At this time every year in America, most of us are required to attend at least one graduation ceremony. And commencement addresses seem intent on informing students that they will somehow stand out in the world—or even (gasp) to “change the world.”
Some jaded souls might regard this as absurd—the idea that people can change the world strikes them as well beyond the pale. When it comes to world-changers, they think of kings, great educators, and inventors, never accepting or even considering the fact that the common man might lead a more meaningful life than these people. For my part, I have little doubt that each of these students will change the world. In fact, even butterflies can change the world.A recent branch of scientific study known as chaos theory has posited a concept referred to as the “Butterfly Effect.” The “butterfly effect” hypothesizes that something as seemingly insignificant as the flap of the wings of a butterfly can cause a hurricane thousands of miles away. That can be a pretty depressing thought—the idea that this colorful little insect seems to be just minding its own business, yet could be causing so much global turmoil.Of course, I don’t want to be the guy who forever influences your enjoyment of butterflies, so I want to consider its inverse: by the same logic, the flap of a butterfly’s wings could prevent a hurricane as well. So the next time you see a butterfly leisurely making its way across your garden, consider that God may have created that little guy not only to brighten your day, but to save countless lives.Chaos theory is a concept that reminds me of an idea that Catholic theology has long taught: namely, that all action has consequences. For instance, a single sin can cause a ripple effect throughout the world, damaging many people in its wake. But our actions can have immeasurably positive effects as well. Consider the following.One small sacrifice for the souls in Purgatory can help many souls immediately enter into the glory of Heaven.
The human mind has found it impossible to grasp the benefit of a single recitation of the Holy Rosary.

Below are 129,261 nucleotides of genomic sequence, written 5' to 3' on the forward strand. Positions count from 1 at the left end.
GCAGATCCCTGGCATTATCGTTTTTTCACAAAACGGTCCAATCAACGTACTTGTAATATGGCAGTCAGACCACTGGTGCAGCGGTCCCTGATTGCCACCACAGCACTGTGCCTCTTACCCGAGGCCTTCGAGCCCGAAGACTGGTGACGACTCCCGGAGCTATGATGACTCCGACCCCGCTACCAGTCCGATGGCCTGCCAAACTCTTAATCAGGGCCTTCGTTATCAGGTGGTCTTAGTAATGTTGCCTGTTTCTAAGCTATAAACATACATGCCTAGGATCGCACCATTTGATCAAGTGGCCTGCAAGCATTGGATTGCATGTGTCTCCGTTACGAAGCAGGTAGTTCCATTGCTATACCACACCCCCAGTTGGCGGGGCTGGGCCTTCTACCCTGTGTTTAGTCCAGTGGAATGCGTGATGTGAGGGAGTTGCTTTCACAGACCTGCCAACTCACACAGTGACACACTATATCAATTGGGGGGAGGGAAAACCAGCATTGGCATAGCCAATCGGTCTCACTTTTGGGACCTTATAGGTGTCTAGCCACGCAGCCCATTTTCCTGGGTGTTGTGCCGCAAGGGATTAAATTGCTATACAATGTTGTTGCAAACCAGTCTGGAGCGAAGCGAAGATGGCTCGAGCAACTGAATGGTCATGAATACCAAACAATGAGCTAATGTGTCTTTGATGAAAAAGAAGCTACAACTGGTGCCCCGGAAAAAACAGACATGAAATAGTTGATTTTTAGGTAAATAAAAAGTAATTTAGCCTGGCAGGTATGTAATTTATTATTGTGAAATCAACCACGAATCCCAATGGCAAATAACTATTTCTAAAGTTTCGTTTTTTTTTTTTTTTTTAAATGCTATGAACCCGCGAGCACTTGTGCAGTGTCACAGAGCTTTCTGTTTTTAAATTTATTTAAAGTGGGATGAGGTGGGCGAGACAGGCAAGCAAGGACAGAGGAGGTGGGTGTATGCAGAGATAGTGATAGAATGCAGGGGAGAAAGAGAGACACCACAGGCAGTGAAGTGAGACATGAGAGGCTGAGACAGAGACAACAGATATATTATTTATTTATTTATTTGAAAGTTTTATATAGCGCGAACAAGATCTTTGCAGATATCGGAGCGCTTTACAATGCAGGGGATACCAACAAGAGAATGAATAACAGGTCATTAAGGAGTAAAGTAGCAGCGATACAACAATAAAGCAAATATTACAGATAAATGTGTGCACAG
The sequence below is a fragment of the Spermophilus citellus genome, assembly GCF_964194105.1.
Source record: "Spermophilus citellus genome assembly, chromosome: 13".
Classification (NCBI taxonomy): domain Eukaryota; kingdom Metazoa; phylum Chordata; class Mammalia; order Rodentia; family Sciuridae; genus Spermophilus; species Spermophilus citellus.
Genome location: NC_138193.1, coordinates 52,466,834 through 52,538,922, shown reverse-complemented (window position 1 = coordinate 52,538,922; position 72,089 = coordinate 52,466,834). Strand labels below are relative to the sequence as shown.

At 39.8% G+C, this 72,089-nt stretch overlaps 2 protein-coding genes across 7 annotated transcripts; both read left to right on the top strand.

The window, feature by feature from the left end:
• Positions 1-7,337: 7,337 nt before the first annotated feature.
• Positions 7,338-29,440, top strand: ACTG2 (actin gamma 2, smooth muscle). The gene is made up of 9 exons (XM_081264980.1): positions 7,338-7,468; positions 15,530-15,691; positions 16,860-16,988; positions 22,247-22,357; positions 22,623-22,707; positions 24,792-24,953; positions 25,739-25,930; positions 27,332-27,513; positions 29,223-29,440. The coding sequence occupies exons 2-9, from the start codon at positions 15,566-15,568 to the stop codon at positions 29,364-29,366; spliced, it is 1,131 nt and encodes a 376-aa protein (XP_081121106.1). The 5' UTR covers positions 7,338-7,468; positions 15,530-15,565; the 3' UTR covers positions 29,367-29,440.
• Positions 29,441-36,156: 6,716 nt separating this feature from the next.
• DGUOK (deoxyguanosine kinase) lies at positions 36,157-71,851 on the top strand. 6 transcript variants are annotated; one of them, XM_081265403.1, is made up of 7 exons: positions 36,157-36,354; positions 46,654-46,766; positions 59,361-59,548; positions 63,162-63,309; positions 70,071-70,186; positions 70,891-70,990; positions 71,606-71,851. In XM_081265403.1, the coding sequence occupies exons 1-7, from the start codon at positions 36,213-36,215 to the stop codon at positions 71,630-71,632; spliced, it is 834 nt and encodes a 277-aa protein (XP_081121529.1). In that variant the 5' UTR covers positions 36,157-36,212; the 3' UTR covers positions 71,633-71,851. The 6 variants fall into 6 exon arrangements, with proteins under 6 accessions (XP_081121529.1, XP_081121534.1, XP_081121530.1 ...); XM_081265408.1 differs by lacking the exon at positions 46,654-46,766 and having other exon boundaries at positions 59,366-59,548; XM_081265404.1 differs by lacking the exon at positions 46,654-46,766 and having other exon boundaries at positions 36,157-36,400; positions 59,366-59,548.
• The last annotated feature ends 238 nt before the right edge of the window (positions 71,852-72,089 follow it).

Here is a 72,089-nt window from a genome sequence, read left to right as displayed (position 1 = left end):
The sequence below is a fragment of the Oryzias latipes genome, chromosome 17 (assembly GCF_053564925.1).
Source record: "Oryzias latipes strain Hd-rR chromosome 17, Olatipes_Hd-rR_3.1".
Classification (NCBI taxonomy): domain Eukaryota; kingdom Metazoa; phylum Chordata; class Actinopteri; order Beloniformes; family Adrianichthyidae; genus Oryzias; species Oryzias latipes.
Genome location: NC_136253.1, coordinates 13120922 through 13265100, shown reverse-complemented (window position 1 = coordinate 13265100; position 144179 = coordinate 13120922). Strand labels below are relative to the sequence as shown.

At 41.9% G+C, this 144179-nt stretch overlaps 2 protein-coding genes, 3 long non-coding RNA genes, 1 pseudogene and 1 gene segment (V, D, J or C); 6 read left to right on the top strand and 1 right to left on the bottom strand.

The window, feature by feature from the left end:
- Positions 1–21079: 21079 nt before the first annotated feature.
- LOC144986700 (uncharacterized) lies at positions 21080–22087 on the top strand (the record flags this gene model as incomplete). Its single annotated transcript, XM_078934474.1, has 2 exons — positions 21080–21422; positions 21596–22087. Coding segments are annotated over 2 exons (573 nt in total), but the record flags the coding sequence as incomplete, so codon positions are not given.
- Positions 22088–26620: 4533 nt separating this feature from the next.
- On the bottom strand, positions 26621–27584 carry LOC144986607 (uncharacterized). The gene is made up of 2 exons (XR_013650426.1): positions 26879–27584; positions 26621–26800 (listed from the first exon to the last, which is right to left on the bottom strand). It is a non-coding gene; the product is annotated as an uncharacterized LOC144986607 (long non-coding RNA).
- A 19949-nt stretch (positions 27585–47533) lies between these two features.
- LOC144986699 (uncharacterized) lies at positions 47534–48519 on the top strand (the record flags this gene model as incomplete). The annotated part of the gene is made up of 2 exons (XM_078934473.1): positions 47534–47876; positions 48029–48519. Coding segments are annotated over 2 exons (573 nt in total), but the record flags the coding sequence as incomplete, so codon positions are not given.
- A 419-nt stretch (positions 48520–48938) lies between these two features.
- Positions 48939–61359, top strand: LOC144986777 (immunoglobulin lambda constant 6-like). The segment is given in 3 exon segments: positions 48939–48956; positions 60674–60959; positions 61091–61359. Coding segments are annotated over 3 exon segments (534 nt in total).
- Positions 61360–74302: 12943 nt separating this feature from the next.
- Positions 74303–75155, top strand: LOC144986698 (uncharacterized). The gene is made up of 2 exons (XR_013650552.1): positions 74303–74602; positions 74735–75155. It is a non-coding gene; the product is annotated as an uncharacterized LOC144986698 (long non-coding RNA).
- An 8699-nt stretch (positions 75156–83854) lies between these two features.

One worthy reception of the Eucharist has an incomprehensibly beneficial impact on everyone and everything on earth.
Even if the assertions of chaos theory are completely accurate, and butterflies do have that kind of effect, here’s another irrefutable: we are certainly meant to have a greater impact than butterflies.
The truth is that all of us are changing the world. The question is how are we changing it? That part of the equation is up to us. We should recognize a reality: as little as our actions seem, everyone we come in contact with every day will have a better or worse day because of us.
St. Therese offered us the advice that it is the small things in life that make a difference—those things that are remarkably unexceptional. And yet, her “Little Way” was never really little at all. It was towering, magnificent, and majestic. It was beautiful. We need to pay more attention to these “little things” every day of our lives.
No, we don’t flap our wings.
We do more important things—things with impact.
We pray for the suffering.
We thank God.
We utter a kind word to a stranger.
We comfort others.
We buy lunch for a friend.
We read to our children.
We sacrifice for others.
We listen to a friend who’s having a tough day.
We listen to the dreams of others, and dream with them.
We let others know we believe in them.
We show our love for our spouse.
We thank someone.
We forgive someone.
We forgive everyone.
We love everyone.
We should stop considering that changing the world is impossible. It’s harder not to change the world. But while the world offers us “chaos theory,” we need to offer the world “beauty theory.” We are Christians, after all, and ours are not the things of chaos. Ours are the things of God.